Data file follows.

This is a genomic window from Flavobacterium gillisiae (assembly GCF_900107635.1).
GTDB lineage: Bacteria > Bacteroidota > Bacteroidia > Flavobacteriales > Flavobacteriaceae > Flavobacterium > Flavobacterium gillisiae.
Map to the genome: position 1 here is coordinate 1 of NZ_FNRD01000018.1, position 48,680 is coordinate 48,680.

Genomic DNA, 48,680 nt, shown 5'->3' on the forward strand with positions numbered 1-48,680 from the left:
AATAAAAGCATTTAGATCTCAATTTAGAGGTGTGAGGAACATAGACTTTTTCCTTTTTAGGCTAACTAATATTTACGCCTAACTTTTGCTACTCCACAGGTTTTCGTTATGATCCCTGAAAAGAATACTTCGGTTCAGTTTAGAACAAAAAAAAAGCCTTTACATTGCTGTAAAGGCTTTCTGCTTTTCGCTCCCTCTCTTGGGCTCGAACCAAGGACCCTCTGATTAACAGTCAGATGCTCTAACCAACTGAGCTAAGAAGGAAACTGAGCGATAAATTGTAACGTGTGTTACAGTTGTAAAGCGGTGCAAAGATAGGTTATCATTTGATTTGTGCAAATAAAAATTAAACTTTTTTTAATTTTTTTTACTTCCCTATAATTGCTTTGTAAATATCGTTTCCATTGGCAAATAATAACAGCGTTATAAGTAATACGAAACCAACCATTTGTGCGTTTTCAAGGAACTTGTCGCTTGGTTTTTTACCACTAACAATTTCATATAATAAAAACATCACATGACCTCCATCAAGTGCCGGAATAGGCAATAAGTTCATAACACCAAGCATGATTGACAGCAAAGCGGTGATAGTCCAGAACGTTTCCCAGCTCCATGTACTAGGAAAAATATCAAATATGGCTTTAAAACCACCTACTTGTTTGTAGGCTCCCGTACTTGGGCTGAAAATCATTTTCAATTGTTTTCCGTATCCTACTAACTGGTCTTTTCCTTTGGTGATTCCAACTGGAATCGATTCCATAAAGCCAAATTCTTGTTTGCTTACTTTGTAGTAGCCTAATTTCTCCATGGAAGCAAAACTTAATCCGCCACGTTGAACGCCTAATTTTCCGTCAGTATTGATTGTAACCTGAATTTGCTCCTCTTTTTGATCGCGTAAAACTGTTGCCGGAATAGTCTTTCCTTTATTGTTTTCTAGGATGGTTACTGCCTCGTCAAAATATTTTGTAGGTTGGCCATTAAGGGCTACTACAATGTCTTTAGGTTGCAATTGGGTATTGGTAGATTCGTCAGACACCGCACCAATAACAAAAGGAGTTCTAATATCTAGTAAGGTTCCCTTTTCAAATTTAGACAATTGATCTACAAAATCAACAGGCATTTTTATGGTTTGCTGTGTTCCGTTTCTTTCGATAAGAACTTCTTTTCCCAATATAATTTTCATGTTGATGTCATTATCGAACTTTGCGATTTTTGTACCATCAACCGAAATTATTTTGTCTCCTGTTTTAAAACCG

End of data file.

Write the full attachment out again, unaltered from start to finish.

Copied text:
This is a genomic window from Flavobacterium gillisiae (assembly GCF_900107635.1).
GTDB lineage: Bacteria > Bacteroidota > Bacteroidia > Flavobacteriales > Flavobacteriaceae > Flavobacterium > Flavobacterium gillisiae.
Map to the genome: position 1 here is coordinate 1 of NZ_FNRD01000018.1, position 48,680 is coordinate 48,680.

Genomic DNA, 48,680 nt, shown 5'->3' on the forward strand with positions numbered 1-48,680 from the left:
AATAAAAGCATTTAGATCTCAATTTAGAGGTGTGAGGAACATAGACTTTTTCCTTTTTAGGCTAACTAATATTTACGCCTAACTTTTGCTACTCCACAGGTTTTCGTTATGATCCCTGAAAAGAATACTTCGGTTCAGTTTAGAACAAAAAAAAAGCCTTTACATTGCTGTAAAGGCTTTCTGCTTTTCGCTCCCTCTCTTGGGCTCGAACCAAGGACCCTCTGATTAACAGTCAGATGCTCTAACCAACTGAGCTAAGAAGGAAACTGAGCGATAAATTGTAACGTGTGTTACAGTTGTAAAGCGGTGCAAAGATAGGTTATCATTTGATTTGTGCAAATAAAAATTAAACTTTTTTTAATTTTTTTTACTTCCCTATAATTGCTTTGTAAATATCGTTTCCATTGGCAAATAATAACAGCGTTATAAGTAATACGAAACCAACCATTTGTGCGTTTTCAAGGAACTTGTCGCTTGGTTTTTTACCACTAACAATTTCATATAATAAAAACATCACATGACCTCCATCAAGTGCCGGAATAGGCAATAAGTTCATAACACCAAGCATGATTGACAGCAAAGCGGTGATAGTCCAGAACGTTTCCCAGCTCCATGTACTAGGAAAAATATCAAATATGGCTTTAAAACCACCTACTTGTTTGTAGGCTCCCGTACTTGGGCTGAAAATCATTTTCAATTGTTTTCCGTATCCTACTAACTGGTCTTTTCCTTTGGTGATTCCAACTGGAATCGATTCCATAAAGCCAAATTCTTGTTTGCTTACTTTGTAGTAGCCTAATTTCTCCATGGAAGCAAAACTTAATCCGCCACGTTGAACGCCTAATTTTCCGTCAGTATTGATTGTAACCTGAATTTGCTCCTCTTTTTGATCGCGTAAAACTGTTGCCGGAATAGTCTTTCCTTTATTGTTTTCTAGGATGGTTACTGCCTCGTCAAAATATTTTGTAGGTTGGCCATTAAGGGCTACTACAATGTCTTTAGGTTGCAATTGGGTATTGGTAGATTCGTCAGACACCGCACCAATAACAAAAGGAGTTCTAATATCTAGTAAGGTTCCCTTTTCAAATTTAGACAATTGATCTACAAAATCAACAGGCATTTTTATGGTTTGCTGTGTTCCGTTTCTTTCGATAAGAACTTCTTTTCCCAATATAATTTTCATGTTGATGTCATTATCGAACTTTGCGATTTTTGTACCATCAACCGAAATTATTTTGTCTCCTGTTTTAAAACCG